I’m not in agreement with the suggestions in the The Irish Times editorial today for improving – in terms of reducing corruption and improving transparency – how our political system is funded. The leader writer is rowing in behind the Director of Public Prosecutions, James Hamilton’s recent comments. I quote today’s piece…
Some senior politicians still defend private sector political funding, even though it contains within it the seeds of corruption. They argue it is an important element in a participatory democracy. Invariably, they insist no favours are provided in return for such unprompted largesse. That self-serving bluster no longer carries any conviction, particularly in relation to planning matters, where the money trail has been easily identified. It is time to make a clean cut with the past.
When Director of Public Prosecutions James Hamilton warns that political corruption will continue for so long as there is private financing of political parties, what remains to be said? Do our politicians favour a continuation of dubious practices? After all, the State now provides alternative and generous funding for the political process. There was never a better time for comprehensive reform.
I’m inherently wary of suggestions that the State get involved in funding politics. As a firm believer in the value of diversity of viewpoints it irks me to think someone in the pay of the State would be deciding who gets what funding when. No matter how independent the office deciding the allocation, it won’t be independent enough. The possibility of tiered political system emerging also worries me.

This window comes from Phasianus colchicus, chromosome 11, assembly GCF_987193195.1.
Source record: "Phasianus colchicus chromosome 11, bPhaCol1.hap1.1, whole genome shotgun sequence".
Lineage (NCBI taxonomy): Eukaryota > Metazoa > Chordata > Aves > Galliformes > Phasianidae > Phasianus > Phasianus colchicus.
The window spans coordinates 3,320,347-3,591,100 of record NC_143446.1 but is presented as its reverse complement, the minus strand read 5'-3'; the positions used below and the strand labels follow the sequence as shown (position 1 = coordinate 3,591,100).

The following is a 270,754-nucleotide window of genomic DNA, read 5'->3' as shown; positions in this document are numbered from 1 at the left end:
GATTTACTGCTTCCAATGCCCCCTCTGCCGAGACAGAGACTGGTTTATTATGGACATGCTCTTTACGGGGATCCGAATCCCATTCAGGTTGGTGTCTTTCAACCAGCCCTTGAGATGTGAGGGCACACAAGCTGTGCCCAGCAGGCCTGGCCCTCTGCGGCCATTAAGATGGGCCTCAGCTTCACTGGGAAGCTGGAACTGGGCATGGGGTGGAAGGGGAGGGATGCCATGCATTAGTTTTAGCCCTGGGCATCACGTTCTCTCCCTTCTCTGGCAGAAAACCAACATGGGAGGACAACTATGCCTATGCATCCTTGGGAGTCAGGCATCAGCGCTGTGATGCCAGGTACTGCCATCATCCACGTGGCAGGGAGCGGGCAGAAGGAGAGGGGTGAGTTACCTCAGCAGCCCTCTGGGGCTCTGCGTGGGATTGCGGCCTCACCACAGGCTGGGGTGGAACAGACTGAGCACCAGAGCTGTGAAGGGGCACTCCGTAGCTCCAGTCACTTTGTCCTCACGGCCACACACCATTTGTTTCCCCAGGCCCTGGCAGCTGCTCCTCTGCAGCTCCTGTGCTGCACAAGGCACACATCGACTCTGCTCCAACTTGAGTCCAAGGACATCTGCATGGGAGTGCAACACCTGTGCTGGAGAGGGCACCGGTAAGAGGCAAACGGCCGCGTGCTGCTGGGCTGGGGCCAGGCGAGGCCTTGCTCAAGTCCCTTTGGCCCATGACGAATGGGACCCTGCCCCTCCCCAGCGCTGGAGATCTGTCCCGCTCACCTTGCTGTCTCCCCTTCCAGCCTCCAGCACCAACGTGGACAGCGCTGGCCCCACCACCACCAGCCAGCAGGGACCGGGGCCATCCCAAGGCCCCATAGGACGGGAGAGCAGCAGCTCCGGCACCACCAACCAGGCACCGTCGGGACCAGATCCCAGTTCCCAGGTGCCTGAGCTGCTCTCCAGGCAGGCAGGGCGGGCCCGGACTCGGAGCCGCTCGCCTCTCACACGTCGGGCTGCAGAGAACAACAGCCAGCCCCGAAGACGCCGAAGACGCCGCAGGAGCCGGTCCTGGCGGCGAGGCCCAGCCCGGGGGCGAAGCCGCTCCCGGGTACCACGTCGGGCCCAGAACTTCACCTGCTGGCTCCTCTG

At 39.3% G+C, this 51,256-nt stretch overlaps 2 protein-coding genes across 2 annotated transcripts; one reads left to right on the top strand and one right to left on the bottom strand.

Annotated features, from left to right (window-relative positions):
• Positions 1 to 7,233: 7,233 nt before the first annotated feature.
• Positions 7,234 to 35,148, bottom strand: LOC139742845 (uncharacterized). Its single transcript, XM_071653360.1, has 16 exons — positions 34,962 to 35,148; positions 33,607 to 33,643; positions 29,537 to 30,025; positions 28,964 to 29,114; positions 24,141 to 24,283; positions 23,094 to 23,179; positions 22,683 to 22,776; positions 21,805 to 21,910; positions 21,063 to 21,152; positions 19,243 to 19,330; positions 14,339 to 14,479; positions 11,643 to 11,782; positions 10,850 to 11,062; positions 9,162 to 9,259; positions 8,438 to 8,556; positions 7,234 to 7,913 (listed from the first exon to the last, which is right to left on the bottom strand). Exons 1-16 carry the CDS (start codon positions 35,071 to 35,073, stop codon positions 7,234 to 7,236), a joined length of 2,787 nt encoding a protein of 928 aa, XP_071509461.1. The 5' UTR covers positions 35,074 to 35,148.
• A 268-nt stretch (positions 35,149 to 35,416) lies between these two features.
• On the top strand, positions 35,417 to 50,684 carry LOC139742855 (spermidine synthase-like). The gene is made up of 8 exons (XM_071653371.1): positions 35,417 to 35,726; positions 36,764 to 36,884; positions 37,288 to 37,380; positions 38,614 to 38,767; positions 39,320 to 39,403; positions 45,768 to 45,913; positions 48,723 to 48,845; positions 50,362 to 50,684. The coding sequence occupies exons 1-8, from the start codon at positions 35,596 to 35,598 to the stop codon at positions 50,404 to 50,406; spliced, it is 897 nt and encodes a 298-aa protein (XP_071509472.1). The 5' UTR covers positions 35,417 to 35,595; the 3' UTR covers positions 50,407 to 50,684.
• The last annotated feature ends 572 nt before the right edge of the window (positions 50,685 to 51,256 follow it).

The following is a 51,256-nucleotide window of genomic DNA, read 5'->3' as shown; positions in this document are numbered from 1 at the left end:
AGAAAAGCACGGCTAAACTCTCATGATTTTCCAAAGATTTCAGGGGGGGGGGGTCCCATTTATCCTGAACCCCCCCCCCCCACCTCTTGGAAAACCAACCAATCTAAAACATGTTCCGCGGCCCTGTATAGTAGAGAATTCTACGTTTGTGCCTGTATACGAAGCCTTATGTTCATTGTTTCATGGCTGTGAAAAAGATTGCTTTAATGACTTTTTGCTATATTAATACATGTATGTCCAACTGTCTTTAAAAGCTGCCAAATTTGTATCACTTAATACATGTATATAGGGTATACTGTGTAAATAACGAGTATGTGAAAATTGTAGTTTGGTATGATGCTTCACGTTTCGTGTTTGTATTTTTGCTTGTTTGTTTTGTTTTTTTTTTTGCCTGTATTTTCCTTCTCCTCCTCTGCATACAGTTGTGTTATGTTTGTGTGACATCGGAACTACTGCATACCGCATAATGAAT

I also struggle to understand how those in favour of a publicly funded system can disassociate private from public when looking at corruption. By its nature corruption requires some form of State facilitation – whether that be council officials signing off on dodgey rezoning or senior civil servants not speaking out against corrupt decisions of a minister – so removing the private element from political funding will not necessarily remove, or perhaps even greatly reduce, the levels of corruption.
Anyway, in theory our current system represents best international practice, it’s just – like a lot of things ’round these here parts – really poorly implemented. It’s good that under our system it’s publicly disclosed when someone donates more than a specific amount to one party over one year. The problem is the specific amount – €5,079 – is far too high. It’s also good there is a higher limit for the amount an individual can donate to one party, the problem is this upper limit is far too close to the disclosure figure. The maximum donation to a party of €6,348 is just €1269 from the disclosure limit (aforementioned €5,079), so only the top percentile of donations are many public. One move to increase the transparency of our donations system would be to significantly reduce this disclosure threshold.
A similar process is in place for donations to individuals. To begin with, politicians must only open a bank account specifically for political donations after they receive a donation exceeding €126.97. This is a foolish system because it means they can take multiple donations from one person (thereby bypassed the €6,348 limit mentioned earlier) without having to declare a penny. The result of this is that several high profile politicians – Michael Lowry, Bertie Ahern, Roisin Shorthall, Enda Kenny, Dermot Ahern, Leo Varadkar and Mary Harney among them according to my research – have no political donations account. By forcing politicians to open an account once they declare they will be running for office we could take another step forward.